An introduction to mental health nursingSeptember 21, 2016
Mental health nursing is the speciality of nursing that focuses on treating individuals of all ages who are experiencing short-term or long-term mental illness or psychological distress, such as depression, bipolar disorder, schizophrenia, dementia or psychosis. Mental health nurses undergo highly specialised training that qualifies them to work in this field.
Role of a mental health nurse
Mental illnesses may be triggered by several different events. It could be because of a divorce, the death of someone close to them, changes in personal or professional circumstances or alcohol and drug abuse. Mental health nurses work closely with their patients to promote psychological and emotional wellbeing.
In this role, you will be working with the same patients over extended periods of time as you help them comprehend their mental health condition and teach them how to manage their symptoms and how to recognise potential triggers that could exacerbate their condition.
Exactly how long you work with each individual and the type and amount of support you offer will differ depending on their unique circumstances and their ability to understand and cope with the reality of their situation.
Some of the more common tasks that mental health nurses perform include but are not limited to:
- Assessing patients’ mental health
- Identifying the trigger and exact nature of the mental illness
- Administering medication if necessary
- Offering patients support and assistance so they can participate in everyday activities
- Developing, implementing and overseeing customised behaviour modification programs
More often than not, mental health nurses also work with their patients’ families, offering advice, counselling and education about the role they play in their loved one’s recovery.
Mental health nurses work across a full range of clinical and services settings. Depending on the kind of work you are drawn towards, you could choose to work in a hospital or in the community in a metropolitan, regional, rural or remote area in Australia.
Within a hospital setting, mental health nurses typically work in the psychiatric intensive care unit, psychiatric ward or specialist unit dealing with eating disorders.
In a community setting, these specialists often work in aged homes, residential centres, GP surgery, community healthcare centres, prisons and patients’ homes.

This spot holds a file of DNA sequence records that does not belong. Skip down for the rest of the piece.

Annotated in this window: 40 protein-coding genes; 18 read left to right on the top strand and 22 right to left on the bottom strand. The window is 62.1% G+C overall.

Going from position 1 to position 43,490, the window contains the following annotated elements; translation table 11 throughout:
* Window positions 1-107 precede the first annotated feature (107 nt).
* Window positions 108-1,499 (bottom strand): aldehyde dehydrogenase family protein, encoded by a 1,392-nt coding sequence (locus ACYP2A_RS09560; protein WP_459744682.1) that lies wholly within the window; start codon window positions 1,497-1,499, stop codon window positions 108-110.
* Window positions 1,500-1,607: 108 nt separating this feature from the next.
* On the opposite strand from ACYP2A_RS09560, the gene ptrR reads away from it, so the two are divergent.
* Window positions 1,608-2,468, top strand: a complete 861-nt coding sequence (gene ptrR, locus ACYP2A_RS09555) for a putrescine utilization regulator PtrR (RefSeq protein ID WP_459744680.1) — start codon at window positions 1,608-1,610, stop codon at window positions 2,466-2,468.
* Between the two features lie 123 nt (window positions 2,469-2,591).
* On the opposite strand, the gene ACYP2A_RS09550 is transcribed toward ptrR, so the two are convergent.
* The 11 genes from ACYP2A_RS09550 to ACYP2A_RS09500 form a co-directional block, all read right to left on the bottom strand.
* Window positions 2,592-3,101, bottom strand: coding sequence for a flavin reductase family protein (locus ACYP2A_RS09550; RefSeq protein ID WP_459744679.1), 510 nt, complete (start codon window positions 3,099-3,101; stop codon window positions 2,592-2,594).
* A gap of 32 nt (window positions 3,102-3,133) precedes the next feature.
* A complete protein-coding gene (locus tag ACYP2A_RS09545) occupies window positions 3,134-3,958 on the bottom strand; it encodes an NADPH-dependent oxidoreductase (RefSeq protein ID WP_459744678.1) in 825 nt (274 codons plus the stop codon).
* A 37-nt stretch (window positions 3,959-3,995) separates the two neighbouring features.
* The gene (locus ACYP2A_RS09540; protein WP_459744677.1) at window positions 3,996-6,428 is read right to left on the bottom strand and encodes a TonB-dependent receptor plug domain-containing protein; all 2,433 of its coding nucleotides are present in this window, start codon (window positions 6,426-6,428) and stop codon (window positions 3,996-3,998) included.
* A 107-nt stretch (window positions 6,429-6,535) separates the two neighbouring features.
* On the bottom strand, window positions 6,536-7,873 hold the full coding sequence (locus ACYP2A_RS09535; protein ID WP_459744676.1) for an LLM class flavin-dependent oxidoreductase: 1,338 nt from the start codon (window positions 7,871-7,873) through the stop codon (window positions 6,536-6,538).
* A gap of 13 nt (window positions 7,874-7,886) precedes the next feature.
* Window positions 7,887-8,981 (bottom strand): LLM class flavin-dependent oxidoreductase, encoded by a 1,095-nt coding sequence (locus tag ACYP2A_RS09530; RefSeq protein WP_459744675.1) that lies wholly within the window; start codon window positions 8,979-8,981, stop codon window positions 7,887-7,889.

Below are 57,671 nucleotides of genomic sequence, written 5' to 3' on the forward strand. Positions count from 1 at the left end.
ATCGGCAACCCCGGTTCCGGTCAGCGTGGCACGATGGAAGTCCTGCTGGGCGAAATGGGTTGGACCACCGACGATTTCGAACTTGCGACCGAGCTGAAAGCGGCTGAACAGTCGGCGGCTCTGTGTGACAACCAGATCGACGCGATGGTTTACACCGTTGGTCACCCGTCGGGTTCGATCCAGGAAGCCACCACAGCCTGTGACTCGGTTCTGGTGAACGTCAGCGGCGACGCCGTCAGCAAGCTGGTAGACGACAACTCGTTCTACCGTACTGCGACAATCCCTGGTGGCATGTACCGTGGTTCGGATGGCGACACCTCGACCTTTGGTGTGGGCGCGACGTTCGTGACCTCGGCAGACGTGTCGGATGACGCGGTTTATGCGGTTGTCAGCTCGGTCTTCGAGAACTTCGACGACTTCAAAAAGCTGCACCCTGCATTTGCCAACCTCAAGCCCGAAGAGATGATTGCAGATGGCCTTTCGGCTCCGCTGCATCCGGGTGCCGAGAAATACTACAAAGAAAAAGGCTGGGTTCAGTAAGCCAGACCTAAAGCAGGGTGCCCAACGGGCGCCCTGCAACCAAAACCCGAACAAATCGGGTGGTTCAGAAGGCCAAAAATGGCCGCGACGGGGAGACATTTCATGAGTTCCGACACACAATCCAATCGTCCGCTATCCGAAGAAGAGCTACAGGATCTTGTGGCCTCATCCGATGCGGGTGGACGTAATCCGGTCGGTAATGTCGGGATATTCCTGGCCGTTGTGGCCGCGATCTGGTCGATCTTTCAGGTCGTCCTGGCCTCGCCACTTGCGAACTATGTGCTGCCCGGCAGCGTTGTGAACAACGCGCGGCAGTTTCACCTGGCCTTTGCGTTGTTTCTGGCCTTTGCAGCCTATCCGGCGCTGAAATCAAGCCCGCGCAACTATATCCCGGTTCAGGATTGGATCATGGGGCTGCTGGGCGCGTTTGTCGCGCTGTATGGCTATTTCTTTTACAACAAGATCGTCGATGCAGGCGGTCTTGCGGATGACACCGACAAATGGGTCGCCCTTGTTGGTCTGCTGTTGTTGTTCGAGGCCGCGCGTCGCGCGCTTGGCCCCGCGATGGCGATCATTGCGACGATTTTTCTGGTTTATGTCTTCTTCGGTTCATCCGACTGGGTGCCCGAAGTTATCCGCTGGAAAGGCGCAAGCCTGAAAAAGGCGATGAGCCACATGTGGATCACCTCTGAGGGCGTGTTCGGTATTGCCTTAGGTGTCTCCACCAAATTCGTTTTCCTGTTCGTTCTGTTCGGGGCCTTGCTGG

Essential attributes for the role
The biggest challenge that mental health nurses face is the absence of any visible symptoms. This makes it infinitely more difficult to pinpoint the severity of the illness and sometimes even the exact nature of the illness, especially since symptoms of multiple conditions overlap with each other.
Your first task with most patients will be to identify the condition. This is easier to do when there is a definite trigger. At other times, you will have to provide advice, support and assistance despite the lack of any tangible cues.
To be able to help your patients, you must be patient, compassionate and empathetic. You will also need to have excellent communication and interpersonal skills and be non-judgmental. Advanced emotional maturity is another essential trait for anyone considering a career in this speciality.
How to become a mental health nurse in Australia
An undergraduate degree in nursing will qualify you to practice as a nurse in most mental health settings but not in the capacity of a specialist mental health nurse. To work as a mental health nurse you will need to complete postgraduate study at Graduate Diploma or Masters Level in mental health nursing.
Additional training in specific therapies will qualify you to practice in specialised areas such as couple, paediatric or family therapy.
Gap Medics provides year-round hospital work experience for people aged 16 and over. Our shadowing placements offer a unique insight into the work of doctors, nurses, midwives and dentists – helping students to focus their career aspirations before embarking upon medical training.